New Tonight: Disturbing video from @WBFO in Buffalo, NY shows an elderly man walk up to police in riot gear. An officer shoves the man...he falls backwards, hits his head...starts bleeding immediately...motionless.— David Begnaud (@DavidBegnaud) June 5, 2020
Why did this happen @BPDAlerts ?
The shove to the ground is awful, but it's the number of officers who continue to walk by the elderly man without offering to help as the blood pours out of his ears while he remains dead still that upsets me the most. As I watched the video, I kept thinking of my dad. He would be bothered by the story I'm about to tell, but he would also admit more stories of abuse by the police need to be shared.
For over a decade he delivered food for Meals on Wheels for those less fortunate because of health issues or a dire economic situation. He loved that job. He enjoyed telling me and anyone who would listen about the people on his route. They were people who relied on him not just for meals, but also for companionship, even if for a few minutes every day.
He didn't need the money, but he was proud to help other people. He was so determined to help others, he even delivered food while my mom was having a major operation. (That didn't go over well, but when he's focused on something, he's hard to deter.) But that's all the more upsetting as to why he decided to quit driving.
In asking my mom what happened, she deferred to my dad to explain. For many years, my dad drove the same route. He would drive towards the Lake Michigan lakeshore to pick up the meals for his delivery. Every morning like clockwork, he would arrive 15 minutes early to pack the food in the car for the deliveries. He knew every mile of with such intimacy. Where to slow down to avoid each pothole, the best place for gas, and where he could make up time if delayed by the weather.
One day, while my dad was leaving the church parking lot, he noticed a Michigan State Trooper come up from behind rather fast. At first, he saw the distinct blue of the officer's car and didn't think anything of it as the officer passed him. But after that first sighting, my dad started noticing the cop car more frequently. The police cars the state troopers drive are this deep oceanic blue, so they're quite evident on the road.
Every morning when starting his route, the same trooper's car would come upon him and then fall back. Each time the aggressiveness of the officer started worrying my dad. He even said he felt nervous, even scared to drive his route.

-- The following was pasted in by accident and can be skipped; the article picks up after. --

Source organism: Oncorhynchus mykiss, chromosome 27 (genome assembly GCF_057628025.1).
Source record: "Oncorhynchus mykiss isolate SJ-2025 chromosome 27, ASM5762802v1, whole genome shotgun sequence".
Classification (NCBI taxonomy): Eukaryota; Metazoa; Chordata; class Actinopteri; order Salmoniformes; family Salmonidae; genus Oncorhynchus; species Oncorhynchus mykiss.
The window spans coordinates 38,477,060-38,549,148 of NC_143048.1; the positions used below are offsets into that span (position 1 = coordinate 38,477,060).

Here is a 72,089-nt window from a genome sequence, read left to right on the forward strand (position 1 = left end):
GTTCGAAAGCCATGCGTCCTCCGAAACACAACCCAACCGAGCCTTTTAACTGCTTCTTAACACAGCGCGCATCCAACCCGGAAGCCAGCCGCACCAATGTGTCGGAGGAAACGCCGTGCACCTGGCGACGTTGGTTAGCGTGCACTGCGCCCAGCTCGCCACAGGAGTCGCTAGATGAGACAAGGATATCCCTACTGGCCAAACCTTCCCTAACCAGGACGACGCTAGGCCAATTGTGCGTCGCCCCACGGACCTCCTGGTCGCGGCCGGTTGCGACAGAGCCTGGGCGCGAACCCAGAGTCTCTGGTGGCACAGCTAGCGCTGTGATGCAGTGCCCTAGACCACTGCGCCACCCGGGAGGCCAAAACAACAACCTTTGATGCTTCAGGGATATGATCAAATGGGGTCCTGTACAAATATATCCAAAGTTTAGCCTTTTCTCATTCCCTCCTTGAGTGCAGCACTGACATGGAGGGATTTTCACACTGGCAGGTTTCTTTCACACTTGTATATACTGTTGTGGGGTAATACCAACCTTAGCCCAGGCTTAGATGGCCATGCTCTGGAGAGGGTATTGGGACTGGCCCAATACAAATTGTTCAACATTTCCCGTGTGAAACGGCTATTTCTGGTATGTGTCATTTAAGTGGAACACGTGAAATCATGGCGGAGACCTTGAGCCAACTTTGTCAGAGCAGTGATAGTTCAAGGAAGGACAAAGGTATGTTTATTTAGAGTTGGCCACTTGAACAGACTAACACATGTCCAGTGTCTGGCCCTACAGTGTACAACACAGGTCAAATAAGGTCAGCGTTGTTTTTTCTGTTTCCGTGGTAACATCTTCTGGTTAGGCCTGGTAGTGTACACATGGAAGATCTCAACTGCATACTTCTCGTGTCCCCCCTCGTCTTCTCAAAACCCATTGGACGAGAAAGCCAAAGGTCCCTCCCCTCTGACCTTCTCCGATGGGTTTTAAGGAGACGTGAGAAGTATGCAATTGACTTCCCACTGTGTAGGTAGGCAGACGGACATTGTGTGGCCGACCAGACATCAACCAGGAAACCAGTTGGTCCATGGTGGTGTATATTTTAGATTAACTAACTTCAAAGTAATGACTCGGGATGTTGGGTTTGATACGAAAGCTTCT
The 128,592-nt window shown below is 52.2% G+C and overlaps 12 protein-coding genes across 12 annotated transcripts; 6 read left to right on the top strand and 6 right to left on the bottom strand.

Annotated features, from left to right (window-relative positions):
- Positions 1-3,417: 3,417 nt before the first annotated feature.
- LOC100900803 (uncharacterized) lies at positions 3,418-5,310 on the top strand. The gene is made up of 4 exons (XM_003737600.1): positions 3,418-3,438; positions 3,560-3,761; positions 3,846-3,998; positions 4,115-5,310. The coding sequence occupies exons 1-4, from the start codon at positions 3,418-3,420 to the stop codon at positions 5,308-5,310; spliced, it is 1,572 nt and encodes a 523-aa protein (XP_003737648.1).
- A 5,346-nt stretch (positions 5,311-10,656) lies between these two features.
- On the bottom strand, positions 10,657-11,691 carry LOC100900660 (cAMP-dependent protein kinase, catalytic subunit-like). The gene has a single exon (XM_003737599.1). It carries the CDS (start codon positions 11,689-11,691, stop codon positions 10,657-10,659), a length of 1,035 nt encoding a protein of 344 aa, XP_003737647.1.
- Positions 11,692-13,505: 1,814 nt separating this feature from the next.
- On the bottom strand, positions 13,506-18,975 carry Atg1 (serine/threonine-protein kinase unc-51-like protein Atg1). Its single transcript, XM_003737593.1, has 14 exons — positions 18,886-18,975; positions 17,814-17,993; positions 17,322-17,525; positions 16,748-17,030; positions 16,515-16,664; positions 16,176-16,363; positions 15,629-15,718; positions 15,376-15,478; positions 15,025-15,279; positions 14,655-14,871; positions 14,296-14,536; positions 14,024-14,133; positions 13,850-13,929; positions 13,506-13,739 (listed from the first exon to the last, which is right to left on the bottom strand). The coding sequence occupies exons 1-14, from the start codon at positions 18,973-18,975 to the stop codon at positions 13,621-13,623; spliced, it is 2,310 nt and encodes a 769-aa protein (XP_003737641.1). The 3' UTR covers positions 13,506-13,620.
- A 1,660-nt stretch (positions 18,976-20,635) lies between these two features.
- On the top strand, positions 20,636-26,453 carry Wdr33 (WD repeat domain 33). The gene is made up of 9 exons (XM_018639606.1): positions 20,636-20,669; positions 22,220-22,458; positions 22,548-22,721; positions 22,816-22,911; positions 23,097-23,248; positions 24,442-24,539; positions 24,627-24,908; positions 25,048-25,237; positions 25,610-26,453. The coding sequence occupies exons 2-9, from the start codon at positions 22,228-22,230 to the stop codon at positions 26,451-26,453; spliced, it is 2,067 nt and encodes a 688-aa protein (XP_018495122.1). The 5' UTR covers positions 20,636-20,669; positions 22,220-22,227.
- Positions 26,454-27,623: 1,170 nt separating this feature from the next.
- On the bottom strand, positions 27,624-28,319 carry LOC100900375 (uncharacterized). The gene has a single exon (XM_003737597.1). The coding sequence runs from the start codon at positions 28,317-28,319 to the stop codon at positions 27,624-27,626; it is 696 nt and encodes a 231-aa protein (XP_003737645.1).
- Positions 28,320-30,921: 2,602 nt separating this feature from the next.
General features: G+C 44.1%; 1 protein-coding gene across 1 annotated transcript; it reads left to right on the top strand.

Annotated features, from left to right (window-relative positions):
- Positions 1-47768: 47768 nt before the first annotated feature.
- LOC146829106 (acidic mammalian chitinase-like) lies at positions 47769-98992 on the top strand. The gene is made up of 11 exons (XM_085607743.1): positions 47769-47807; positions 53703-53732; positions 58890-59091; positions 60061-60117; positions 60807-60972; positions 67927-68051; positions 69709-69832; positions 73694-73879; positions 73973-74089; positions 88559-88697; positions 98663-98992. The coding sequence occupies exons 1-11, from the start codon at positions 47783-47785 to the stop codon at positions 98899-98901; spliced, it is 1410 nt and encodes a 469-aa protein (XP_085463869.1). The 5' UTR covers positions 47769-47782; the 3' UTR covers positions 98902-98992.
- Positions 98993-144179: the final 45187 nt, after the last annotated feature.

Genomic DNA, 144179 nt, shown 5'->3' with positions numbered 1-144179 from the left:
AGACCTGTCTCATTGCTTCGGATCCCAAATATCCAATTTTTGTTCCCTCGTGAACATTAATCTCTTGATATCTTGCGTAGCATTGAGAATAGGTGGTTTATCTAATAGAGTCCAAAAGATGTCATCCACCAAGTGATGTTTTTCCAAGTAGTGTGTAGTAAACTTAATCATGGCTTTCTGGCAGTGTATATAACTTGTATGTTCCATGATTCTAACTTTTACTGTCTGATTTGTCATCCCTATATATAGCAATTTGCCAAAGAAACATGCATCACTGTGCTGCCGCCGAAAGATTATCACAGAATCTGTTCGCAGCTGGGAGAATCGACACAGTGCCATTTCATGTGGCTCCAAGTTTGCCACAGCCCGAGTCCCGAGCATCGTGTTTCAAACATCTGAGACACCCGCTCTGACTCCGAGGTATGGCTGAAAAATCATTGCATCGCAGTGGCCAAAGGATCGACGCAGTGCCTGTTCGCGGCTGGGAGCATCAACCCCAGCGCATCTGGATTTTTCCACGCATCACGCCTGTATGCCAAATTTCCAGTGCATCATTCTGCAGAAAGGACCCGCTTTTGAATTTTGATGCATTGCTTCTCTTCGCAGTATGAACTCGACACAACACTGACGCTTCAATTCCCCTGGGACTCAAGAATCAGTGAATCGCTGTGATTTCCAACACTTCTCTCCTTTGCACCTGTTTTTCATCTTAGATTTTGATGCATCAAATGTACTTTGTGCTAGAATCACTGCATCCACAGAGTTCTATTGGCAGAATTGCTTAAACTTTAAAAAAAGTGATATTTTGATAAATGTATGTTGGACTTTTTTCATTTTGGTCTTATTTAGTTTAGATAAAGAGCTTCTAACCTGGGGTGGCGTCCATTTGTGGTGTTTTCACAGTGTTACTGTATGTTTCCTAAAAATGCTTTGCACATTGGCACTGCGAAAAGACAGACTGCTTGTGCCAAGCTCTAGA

This went on for several months. At first, my dad was hesitant to say anything to my mother about it. Once he did, she decided to ride with him to see for herself what was happening. She was astonished to witness the trooper doing this and was even more surprised he was doing this every time my dad was out for deliveries. It was as if he was playing mental games with my father.
Eventually, the state trouper pulled my dad over and cited him with a ticket for reckless driving, which resulted in my dad losing his license. Although well into his eighties by then, my dad had never had any form of a traffic citation in his entire life. The severity of the episode had left my dad quite despondent. Not only was he not able to deliver meals to those who needed it, but he had also lost his freedom to drive.
At first, I didn't know how to take this. I didn't expect a state trooper to behave like that, but it wasn't until I drove the route with my dad as his driver did I understand what he was talking about. For several days I delivered food with him for his journey as he waited to retake the driving test. Each morning we would arrive early and pack the meals. And every morning I saw the same state trooper car, but instead of my dad, he saw me driving. One time I made sure to stare at him as he passed, but he never looked my way.
Later on, from a contact at the Michigan DMV or through the news, we found out the state of Michigan was targeting senior citizens to discourage them from continuing driving. When my dad retook his driver's test, the DMV tester commented that my father was still an excellent driver and should never have had his license taken away in the first place.
It's been several years since the event, but every time we visit Muskegon, he worries about being pulled over and losing his license or making a mistake while driving with an officer behind him. Although minor in comparison to the abuse people of colour have experienced for centuries, the abuse my father felt at the hands of the police have been long-lasting, even scarring.